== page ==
New school gives Quincy students another path to getting driver's license

Under the direction of instructor Kerry Anders, left, driver's education student Meg Stadler, 15, of Quincy, backs out of a parking space near Hampshire Street, Quincy, while learning the behind the wheel portion of driving. (H-W Photo/Steve Bohnstedt)
Posted: Jul. 21, 2014 9:58 am Updated: Aug. 4, 2014 11:15 am

Herald-Whig Staff Writer

Kerry Anders could have found the nearest golf course, slapped the golf ball around a little bit and enjoyed his time off in retirement.

Instead the longtime driver's education teacher at Quincy High School has decided to continue doing the same type of work he did for more than 25 years.

Anders, who taught and coached in the Quincy Public Schools system for 37 years before retiring at the end of the 2012-13 school year, recently opened an office for the Quincy Driving School inside the Two Rivers Regional Council building, 1125 Hampshire. He has his own car for the school and a waiting list of students who want to take classroom and on-the-road courses.

"I've always had a dream about doing this," Anders said. "There is a need for this. I'm going to roll the dice and see what happens."

Quincy Driving School is the only locally owned private driving school in Quincy. Teens seeking to get their driver's licenses in Quincy previously had just two options when it came to completing all coursework. The most popular option was to take a driver's education course through Quincy High School. Students also could take classes through the Champaign-based J.R.'s Driving School, which operates through John Wood Community College.

As the head of the QHS driver's education department for 10 years, Anders saw how difficult it was for the school to keep up with the rules and regulations that the state mandates from young drivers before licensing them. It led to a backlog of students going through the program, some of whom did not get their license by the time they turned 16.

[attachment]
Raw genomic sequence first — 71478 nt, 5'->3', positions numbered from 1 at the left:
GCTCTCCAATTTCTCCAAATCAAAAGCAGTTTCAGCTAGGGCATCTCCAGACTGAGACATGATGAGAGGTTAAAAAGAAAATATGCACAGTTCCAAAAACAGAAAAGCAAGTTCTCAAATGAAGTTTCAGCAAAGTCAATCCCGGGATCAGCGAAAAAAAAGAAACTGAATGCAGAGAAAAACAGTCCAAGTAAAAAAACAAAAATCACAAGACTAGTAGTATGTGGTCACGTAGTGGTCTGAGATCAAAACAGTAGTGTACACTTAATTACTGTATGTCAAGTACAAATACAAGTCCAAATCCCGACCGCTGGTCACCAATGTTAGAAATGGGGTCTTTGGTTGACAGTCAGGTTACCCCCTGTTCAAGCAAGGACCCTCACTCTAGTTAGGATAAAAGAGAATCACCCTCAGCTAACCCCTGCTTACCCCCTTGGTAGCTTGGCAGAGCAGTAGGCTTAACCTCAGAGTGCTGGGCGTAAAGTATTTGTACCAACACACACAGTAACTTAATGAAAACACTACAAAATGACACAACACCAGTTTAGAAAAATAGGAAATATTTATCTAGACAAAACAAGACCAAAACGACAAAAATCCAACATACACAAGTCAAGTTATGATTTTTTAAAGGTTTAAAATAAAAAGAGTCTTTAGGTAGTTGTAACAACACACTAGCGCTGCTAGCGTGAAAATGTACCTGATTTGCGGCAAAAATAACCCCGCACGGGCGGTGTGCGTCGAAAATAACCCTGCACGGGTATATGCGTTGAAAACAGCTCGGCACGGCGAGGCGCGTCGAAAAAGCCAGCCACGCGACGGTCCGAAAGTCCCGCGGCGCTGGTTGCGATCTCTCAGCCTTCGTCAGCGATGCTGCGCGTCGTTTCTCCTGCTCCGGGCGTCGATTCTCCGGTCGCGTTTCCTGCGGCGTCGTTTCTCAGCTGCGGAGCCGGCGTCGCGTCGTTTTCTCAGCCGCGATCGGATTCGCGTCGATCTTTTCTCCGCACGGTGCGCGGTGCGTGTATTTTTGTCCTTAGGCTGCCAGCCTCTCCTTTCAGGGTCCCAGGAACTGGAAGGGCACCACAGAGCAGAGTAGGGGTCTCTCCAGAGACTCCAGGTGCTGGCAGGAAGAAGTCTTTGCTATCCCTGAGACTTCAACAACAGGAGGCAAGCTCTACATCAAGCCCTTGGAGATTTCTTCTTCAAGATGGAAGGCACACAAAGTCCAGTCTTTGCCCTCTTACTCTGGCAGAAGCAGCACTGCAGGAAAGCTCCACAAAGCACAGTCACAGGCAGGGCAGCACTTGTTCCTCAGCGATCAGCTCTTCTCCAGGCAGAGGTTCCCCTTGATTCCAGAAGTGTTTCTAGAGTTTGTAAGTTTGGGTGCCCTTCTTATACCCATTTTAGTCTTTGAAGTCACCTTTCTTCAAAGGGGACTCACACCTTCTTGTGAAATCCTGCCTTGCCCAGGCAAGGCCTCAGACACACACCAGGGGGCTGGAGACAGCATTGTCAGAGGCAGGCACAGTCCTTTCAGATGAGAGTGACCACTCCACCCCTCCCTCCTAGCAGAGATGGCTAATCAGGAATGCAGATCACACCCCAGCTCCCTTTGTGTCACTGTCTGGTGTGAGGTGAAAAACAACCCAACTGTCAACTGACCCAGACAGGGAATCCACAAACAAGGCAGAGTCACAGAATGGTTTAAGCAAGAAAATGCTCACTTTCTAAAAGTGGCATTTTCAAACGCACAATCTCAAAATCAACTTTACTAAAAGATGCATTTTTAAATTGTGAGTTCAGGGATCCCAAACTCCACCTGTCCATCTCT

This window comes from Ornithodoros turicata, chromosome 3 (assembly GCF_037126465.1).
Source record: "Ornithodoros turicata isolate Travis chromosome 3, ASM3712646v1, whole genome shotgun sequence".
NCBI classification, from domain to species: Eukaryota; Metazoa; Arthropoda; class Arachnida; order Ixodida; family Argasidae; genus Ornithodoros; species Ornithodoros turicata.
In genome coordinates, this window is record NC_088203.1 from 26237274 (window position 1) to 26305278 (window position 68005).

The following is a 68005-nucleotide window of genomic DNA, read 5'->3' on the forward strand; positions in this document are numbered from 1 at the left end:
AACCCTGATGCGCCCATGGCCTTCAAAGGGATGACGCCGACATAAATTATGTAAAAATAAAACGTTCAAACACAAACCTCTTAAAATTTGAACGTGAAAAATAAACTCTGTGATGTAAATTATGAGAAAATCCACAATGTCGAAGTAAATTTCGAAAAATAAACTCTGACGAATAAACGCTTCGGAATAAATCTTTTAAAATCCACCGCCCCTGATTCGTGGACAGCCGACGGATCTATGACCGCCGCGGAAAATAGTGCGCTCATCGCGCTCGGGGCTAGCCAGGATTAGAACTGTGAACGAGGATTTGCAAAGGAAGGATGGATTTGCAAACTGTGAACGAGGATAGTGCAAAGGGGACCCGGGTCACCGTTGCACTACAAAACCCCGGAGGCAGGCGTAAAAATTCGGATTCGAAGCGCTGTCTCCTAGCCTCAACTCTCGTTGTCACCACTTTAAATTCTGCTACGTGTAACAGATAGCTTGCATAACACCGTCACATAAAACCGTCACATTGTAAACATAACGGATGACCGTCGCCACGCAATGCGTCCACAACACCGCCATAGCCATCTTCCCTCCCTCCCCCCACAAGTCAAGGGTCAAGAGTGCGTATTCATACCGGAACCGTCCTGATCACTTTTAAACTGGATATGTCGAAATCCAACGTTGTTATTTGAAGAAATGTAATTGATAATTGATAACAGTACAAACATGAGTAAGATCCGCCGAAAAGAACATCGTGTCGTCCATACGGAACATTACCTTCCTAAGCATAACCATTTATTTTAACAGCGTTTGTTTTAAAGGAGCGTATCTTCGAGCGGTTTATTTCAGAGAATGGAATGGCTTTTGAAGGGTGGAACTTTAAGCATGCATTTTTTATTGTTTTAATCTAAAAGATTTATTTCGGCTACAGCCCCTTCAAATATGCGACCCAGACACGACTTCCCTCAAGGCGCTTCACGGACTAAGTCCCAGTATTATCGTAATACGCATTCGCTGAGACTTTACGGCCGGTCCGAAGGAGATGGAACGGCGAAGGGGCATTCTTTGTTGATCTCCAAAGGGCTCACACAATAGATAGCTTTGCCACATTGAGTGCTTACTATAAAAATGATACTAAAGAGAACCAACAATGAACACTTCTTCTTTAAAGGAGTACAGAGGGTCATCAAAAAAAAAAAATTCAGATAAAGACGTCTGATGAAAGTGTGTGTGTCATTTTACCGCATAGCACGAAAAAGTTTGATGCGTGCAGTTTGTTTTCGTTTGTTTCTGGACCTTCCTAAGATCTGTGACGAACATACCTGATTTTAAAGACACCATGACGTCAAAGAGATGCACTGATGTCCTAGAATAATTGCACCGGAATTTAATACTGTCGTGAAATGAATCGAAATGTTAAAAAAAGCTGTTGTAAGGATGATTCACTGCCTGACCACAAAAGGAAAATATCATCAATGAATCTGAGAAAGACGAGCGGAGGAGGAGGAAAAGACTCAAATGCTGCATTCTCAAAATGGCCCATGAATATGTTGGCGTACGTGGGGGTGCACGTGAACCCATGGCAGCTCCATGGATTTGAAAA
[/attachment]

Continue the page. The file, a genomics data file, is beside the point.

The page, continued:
Anders hopes to provide another outlet for that backlog of students.

"I'm there for the student who could not fit (driver's education) into their regular schedule at the high school," he said. "It's not a right to have your license when you turn 16, but it's something people want. I can be there to fill the void."

He said he has the flexibility to help drivers get their licenses quickly, too. Students who go through a traditional school-based program take a classroom portion that lasts an entire quarter of a school year. Anders said his students can take the classroom portion of the class in as little as four weeks.

Drivers must practice driving for a minimum of 50 hours, including 10 hours at night, supervised by a parent or guardian, during a nine-month period when they have a learner's permit.

Anders is officially licensed through the Illinois secretary of state's office. He offers 30 hours of classroom instruction as well as behind-the-wheel training. The cost is $100 for the classroom phase and $425 for the behind-the-wheel portion.


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